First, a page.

Pursuant to the President's authority to establish export regulations (50 U.S.C. App. § 2023(a)), two relevant regulations have been promulgatedone permits the Customs Office to prevent loading on a carrier upon reasonable cause to believe the export regulations are being violated and the other permits a search of an exporting carrier. 15 C.F. R. § 379.8(c) provides:
The Customs Office is authorized to prevent the loading of commodities * * * on a carrier whenever it has reasonable cause to believe such commodities * * * are being exported or removed from the United States contrary to the provisions of the Export Regulations.
15 C.F.R. § 379.8(d) reads:
The Customs Office is authorized to inspect and search any exporting carrier at any time to determine whether commodities * * * are intended to be, or are being, exported or removed from the United States contrary to the provisions of the Export Regulations.
Viewed together, these statutes and regulations provide customs agents with broad authority to conduct exit searches while enforcing the Export Control Act. Cf. United States v. Collins, 349 F.2d 863, 868 (2d Cir. 1965), cert. denied, 383 U.S. 960, 86 S. Ct. 1228, 16 L. Ed. 2d 303, rehearing denied, 384 U.S. 947, 86 S. Ct. 1469, 16 L. Ed. 2d 545 (1966). They may act for the Customs Office in enforcing the seizure provisions of section 401. Samora v. United States, 406 F.2d 1095, 1098 (5th Cir. 1969); Bush v. United States, 389 F.2d 485 (5th Cir. 1968); United States v. Chabot, 193 F.2d 287 (2d Cir. 1951). They must, and may, act swiftly when export is imminent. United States v. One North American Airplane, 197 F.2d 635, 639 (3d Cir. 1952); United States v. Moreno, 182 F.2d 258, 259 (5th Cir. 1950); Rubin v. United States, 289 F.2d 195, 199 (5th Cir. 1961). They may inspect and search not only the vessel or aircraft of the exporting carrier but its terminal, loading and passenger facilities and surrounding areas. United States v. Glaziou, 402 F.2d 8 (2d Cir. 1968), cert. denied, 393 U.S. 112, 89 S. Ct. 999, 22 L. Ed. 2d 126 (1969). Cf. United States v. Collins, 349 F.2d 863, 868 (2d Cir. 1965), cert. denied, 383 U.S. 960, 86 S. Ct. 1228, 16 L. Ed. 2d 303, rehearing denied, 384 U.S. 947, 86 S. Ct. 1469, 16 L. Ed. 2d 545 (1966).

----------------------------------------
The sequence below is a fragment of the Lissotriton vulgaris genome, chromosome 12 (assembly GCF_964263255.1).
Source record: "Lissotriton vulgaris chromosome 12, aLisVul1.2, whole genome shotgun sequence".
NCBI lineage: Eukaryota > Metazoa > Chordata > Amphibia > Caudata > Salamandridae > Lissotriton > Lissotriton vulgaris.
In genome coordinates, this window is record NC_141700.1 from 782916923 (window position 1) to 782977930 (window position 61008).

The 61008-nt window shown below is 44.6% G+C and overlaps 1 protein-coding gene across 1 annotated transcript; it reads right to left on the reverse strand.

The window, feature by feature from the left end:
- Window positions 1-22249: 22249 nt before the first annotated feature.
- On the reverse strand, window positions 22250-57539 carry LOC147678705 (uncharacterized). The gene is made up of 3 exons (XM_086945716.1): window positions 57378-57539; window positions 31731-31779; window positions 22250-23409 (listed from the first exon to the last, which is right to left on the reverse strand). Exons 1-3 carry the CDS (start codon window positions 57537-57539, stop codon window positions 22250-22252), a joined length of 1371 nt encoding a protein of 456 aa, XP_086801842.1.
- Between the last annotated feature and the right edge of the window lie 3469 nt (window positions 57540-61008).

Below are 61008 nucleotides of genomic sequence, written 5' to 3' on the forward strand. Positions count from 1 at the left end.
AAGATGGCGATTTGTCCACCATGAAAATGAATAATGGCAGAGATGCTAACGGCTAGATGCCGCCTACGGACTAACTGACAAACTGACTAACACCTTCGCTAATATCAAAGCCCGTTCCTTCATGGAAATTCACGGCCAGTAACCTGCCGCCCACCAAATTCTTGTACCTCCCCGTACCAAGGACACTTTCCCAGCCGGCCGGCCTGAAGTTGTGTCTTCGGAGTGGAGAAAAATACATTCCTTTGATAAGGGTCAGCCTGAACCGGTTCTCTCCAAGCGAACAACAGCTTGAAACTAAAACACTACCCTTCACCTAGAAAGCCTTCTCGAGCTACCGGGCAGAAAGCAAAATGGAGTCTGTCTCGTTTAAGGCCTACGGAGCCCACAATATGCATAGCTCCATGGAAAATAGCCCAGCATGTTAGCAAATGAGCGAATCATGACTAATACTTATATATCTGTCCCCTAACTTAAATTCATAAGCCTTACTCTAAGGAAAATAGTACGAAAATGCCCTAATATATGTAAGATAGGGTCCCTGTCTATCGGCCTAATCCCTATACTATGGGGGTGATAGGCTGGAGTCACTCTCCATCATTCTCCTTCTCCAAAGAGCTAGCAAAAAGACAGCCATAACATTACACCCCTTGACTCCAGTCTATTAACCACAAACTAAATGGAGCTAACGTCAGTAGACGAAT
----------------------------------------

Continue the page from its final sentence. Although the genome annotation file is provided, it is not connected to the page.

Both subdivision (a) of section 401 and subdivision (c) of Regulation 379.8 speak in terms of "reasonable" or probable cause. Subdivision (d) of Regulation 379.8 uses no such limiting language and it might be interpreted as justifying an exit search even without probable cause. See United States v. Glaziou, 402 F.2d 8 (2d Cir. 1968), cert. denied, 393 U.S. 1121, 89 S. Ct. 999, 22 L. Ed. 2d 126 (1969). But the enabling statute is insufficiently precise to justify such a drastic result where air travel is involved. Cf. 19 U.S.C. §§ 1401(a), (b), 1581(a) authorizing, at "any time," boarding of "vessels," or "vehicles," not including "aircraft," and searches of baggage on board. We hold that probable cause for the exit search is required.
This statutory authorization to conduct warrantless exit searches in air terminals when there is probable cause to believe that the Export Control *65 Act is about to be violated is permissible under the Fourth Amendment. Although searches unaccompanied by warrants are highly disfavored, their use is permissible in exceptional circumstances. Katz v. United States, 389 U.S. 347, 357, n. 19, 88 S. Ct. 507, 514, n. 19, 19 L. Ed. 2d 576 (1967); United States v. Ventresca, 380 U.S. 102, 106-107, n. 2, 85 S. Ct. 741, 745, n. 2, 13 L. Ed. 2d 684 (1965). The exit search constitutes one of these exceptions.
The difficulties involved in policing our international boundaries have been alluded to in the import search cases already cited. The millions of people passing rapidly through our busiest air terminals each year on trips to and from foreign lands make effective controls which will not clog and unduly delay commerce extremely difficult.